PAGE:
Through her fog of pain and bewilderment, we gain a sense of why he left. Thụy is ethnically Chinese at a time when tensions between Vietnam and China culminate in a border war in 1979. In the years the narrator and Thụy attend high school in Hanoi, “everybody called Thụy that Chink. Spawn of Deng Xiao Ping. Goon boy of Beijing.” He’s simultaneously surveilled and ignored by teachers, administrators, and the other students, and barred from attending the Polytechnic University; the narrator’s parents never acknowledge her marriage to Thụy, much less attend the wedding. All the narrator knows now is that he lives in Chợ Lớn, Saigon’s Chinatown, a place she constantly thinks about even though she’s never even been there. It only exists, hazily sketched, in her imagination, informed by the works of Marguerite Duras and a picture Thụy once sent of himself “standing by a two-storey house, a shop sign with Chinese lettering, a pair of Chinese lanterns.” These images recur again and again: the two-story house, the lettering, the lanterns. “I cannot forget Chợ Lớn,” she thinks. “I have never once been to Chợ Lớn. But still I can never forget Chợ Lớn.”
Our narrator, in short, is profoundly out of joint, displaced both in space and time, about as lost in irrealis moods as you can get. And if the past is longed-for and unreachable, the future is downright abhorrent. Her eleven-year-old son, Vĩnh, is obsessed with his Chinese heritage — he and Thụy have a relationship — and dreams of a glorious future tied to China’s growing geopolitical power, a future in which he leaves his mother and severs her last remaining connection to Thụy. And some of the most sharply hilarious sections of the book center on the narrator’s parents, who practically worship “the future.” They’re the reason the narrator grew up without cartoons or comic books or birthday parties: “If it wouldn’t lead to tens and praise in my school reports, ‘useless’ was the only epithet my parents found applicable.” It’s also why she spent five years studying in Leningrad — a diploma from a Soviet university being, at that point, a marker of prestige. The collapse of the USSR weighs heavily on the family home:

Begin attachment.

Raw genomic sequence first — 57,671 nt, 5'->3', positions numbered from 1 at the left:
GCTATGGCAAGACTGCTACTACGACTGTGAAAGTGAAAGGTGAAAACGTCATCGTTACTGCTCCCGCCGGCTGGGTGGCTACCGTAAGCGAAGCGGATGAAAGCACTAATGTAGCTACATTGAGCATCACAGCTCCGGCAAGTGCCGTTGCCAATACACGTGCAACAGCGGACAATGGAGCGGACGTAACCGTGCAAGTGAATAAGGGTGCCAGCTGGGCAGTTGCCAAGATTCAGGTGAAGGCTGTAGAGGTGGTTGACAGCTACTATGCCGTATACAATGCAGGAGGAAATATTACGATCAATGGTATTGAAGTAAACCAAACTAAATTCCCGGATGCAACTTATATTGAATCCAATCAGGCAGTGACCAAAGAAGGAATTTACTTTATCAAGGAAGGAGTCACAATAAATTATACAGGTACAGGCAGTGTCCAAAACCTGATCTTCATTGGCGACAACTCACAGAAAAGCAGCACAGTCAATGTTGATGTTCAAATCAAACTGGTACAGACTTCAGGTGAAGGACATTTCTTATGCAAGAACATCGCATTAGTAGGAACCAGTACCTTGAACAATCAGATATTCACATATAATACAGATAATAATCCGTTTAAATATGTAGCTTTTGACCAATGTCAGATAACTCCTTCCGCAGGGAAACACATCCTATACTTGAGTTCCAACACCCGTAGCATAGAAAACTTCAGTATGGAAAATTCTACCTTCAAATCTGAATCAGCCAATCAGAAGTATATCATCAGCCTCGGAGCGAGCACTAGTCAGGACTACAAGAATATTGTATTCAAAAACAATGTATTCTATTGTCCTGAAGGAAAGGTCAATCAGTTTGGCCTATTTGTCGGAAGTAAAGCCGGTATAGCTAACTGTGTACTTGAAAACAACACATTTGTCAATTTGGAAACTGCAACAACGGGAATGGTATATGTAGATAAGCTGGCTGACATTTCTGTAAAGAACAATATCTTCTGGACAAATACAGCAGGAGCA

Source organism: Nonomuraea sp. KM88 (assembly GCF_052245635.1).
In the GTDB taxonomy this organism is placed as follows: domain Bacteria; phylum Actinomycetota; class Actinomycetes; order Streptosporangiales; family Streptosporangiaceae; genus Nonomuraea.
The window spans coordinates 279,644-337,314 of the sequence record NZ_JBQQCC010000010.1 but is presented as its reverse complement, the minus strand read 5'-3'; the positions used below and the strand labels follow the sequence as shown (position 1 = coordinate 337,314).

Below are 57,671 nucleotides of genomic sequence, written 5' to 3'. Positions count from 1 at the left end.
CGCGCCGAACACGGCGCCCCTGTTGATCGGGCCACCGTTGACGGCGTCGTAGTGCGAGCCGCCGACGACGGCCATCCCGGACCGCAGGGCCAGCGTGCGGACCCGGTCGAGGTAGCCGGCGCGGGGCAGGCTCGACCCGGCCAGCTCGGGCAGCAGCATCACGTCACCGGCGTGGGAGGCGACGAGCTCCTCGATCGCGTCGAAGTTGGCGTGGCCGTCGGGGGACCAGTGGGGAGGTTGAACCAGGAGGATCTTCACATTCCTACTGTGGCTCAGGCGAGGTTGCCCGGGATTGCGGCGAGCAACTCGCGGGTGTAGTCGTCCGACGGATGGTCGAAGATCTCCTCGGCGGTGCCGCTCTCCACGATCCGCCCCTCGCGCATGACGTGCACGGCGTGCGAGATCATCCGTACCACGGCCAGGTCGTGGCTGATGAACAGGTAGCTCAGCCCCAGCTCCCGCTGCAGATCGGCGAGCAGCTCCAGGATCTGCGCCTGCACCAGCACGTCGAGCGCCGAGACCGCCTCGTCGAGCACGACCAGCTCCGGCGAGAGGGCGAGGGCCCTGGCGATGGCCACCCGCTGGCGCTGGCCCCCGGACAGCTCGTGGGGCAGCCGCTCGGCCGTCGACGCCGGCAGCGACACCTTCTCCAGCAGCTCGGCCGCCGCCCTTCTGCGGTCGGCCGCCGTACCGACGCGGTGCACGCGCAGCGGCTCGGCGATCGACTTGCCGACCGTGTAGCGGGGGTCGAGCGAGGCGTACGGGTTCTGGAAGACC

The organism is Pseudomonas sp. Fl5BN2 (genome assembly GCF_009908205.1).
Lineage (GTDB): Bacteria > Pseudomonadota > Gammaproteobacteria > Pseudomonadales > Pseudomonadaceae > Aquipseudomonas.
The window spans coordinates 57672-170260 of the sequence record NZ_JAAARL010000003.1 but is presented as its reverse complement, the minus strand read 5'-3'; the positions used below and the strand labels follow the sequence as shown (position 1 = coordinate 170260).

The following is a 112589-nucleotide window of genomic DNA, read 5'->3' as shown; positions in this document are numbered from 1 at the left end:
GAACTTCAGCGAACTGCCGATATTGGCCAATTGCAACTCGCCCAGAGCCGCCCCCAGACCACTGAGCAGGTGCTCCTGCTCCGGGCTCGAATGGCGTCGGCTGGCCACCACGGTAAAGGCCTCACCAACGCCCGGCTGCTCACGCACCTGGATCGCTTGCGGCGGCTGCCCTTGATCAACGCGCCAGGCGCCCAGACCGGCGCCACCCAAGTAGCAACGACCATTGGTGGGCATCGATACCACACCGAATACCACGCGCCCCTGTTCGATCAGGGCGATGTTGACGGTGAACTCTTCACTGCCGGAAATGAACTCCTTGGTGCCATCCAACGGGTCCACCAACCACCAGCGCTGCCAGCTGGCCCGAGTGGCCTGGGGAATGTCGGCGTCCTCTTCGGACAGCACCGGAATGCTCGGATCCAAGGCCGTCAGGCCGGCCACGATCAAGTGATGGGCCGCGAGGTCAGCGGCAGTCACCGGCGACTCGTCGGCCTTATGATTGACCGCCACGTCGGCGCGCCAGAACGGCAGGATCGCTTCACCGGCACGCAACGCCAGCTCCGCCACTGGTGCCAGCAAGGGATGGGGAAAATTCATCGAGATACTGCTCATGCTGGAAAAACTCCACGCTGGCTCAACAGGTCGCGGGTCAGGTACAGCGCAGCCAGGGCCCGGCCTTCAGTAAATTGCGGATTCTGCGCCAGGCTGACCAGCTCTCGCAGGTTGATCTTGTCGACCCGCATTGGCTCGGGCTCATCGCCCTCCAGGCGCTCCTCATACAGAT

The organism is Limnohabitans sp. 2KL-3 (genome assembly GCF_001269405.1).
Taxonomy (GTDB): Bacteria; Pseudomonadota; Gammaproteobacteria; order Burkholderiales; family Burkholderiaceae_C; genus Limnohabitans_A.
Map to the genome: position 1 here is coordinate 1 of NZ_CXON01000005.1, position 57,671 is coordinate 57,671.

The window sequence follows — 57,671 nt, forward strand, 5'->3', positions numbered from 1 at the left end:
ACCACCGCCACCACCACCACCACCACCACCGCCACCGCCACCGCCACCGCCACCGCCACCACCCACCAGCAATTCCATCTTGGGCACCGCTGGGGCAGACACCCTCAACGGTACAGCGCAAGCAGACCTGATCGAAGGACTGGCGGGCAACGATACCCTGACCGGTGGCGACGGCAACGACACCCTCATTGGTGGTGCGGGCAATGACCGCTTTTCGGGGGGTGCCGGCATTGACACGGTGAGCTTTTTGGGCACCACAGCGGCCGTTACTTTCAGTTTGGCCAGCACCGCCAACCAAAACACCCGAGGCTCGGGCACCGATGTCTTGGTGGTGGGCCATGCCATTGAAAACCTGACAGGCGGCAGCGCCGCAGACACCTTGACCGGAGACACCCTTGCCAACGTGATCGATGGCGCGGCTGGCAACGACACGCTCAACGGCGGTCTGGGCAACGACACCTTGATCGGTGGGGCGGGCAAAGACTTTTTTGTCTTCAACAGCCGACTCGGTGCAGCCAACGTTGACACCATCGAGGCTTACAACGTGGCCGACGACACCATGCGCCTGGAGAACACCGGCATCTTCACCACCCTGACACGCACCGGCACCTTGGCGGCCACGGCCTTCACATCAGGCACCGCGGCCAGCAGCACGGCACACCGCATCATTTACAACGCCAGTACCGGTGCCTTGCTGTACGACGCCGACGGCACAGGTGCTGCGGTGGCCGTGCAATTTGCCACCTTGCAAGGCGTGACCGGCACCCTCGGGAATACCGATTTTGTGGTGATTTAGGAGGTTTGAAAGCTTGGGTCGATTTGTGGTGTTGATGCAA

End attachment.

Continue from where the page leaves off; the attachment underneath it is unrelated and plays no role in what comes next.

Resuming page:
My parents shed a single tear over the socialist bloc, but soaked two handkerchiefs between them over the word “future.” For a whole week my mother was ill in bed, my father wouldn’t touch his food, the house was like a house in mourning. On the eighth day, my parents roused themselves. My parents are not the resigning type. They wrung out both handkerchiefs and resolved to find a new promised land to sow the F word.
And so the stunned narrator is bundled off to Paris shortly after Thụy leaves her, where she eventually cuts up her parents’ letters and wonders if she spent too much of her life under their sway.